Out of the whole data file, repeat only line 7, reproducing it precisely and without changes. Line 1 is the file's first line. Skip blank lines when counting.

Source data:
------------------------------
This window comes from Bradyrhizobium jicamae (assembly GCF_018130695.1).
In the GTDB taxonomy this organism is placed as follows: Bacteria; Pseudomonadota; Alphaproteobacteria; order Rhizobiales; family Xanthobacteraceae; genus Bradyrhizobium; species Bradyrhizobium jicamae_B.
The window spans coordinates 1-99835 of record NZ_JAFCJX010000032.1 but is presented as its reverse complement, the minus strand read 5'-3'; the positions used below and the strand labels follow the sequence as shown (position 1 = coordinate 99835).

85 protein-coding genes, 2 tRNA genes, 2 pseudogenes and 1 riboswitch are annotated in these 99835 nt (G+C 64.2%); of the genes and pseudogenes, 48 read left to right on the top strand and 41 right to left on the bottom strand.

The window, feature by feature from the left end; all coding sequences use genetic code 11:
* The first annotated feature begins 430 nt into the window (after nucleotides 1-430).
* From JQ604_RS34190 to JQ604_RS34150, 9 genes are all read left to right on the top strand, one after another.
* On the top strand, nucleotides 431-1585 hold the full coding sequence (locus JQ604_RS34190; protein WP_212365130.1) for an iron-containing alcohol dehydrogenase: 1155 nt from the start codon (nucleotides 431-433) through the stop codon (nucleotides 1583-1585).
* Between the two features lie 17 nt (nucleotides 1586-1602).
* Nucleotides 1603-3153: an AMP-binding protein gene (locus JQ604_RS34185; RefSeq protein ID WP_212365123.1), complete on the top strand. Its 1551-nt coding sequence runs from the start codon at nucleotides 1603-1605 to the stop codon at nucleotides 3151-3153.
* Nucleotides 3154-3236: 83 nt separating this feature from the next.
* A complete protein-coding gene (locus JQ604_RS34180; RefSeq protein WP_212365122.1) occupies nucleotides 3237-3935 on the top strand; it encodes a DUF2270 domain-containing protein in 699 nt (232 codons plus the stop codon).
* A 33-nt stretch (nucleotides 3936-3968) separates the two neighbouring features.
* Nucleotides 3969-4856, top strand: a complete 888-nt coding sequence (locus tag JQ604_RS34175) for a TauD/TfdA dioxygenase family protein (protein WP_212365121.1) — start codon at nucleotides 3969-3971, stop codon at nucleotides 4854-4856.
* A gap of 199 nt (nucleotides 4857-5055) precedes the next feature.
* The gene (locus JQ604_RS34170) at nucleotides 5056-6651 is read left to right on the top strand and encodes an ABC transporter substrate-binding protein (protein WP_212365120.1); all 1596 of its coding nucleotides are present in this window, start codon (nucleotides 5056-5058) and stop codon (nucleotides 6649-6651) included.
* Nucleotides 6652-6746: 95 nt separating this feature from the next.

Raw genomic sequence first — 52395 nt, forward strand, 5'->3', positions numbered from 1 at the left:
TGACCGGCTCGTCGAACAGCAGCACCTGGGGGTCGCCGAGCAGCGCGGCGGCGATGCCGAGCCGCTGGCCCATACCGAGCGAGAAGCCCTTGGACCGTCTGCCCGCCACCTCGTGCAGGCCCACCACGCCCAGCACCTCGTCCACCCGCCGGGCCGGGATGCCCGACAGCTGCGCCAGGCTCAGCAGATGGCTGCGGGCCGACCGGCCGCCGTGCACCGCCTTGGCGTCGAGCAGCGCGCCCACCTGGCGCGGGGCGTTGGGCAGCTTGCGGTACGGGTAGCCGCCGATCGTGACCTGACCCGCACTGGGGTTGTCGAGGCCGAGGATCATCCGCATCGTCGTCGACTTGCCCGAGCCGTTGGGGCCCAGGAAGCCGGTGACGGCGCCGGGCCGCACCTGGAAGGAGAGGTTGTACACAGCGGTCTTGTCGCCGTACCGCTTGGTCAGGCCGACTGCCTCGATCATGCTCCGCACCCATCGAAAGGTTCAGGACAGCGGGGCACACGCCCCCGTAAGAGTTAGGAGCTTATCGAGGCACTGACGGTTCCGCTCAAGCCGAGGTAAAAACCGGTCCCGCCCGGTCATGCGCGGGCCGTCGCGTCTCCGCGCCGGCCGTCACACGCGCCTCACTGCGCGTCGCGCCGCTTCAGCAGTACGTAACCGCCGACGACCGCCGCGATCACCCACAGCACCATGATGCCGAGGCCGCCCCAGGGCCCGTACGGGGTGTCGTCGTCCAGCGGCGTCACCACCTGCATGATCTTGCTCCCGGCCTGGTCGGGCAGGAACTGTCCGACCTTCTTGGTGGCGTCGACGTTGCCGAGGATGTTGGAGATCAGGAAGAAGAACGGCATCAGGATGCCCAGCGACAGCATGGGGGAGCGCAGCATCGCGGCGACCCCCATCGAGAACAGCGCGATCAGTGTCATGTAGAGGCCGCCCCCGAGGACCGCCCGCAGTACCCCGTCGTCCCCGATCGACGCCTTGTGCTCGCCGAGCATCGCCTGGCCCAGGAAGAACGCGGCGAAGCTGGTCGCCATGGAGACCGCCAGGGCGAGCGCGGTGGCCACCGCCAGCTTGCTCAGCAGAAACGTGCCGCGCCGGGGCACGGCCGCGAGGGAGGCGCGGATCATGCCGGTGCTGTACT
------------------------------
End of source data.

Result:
* From JQ604_RS34190 to JQ604_RS34150, 9 genes are all read left to right on the top strand, one after another.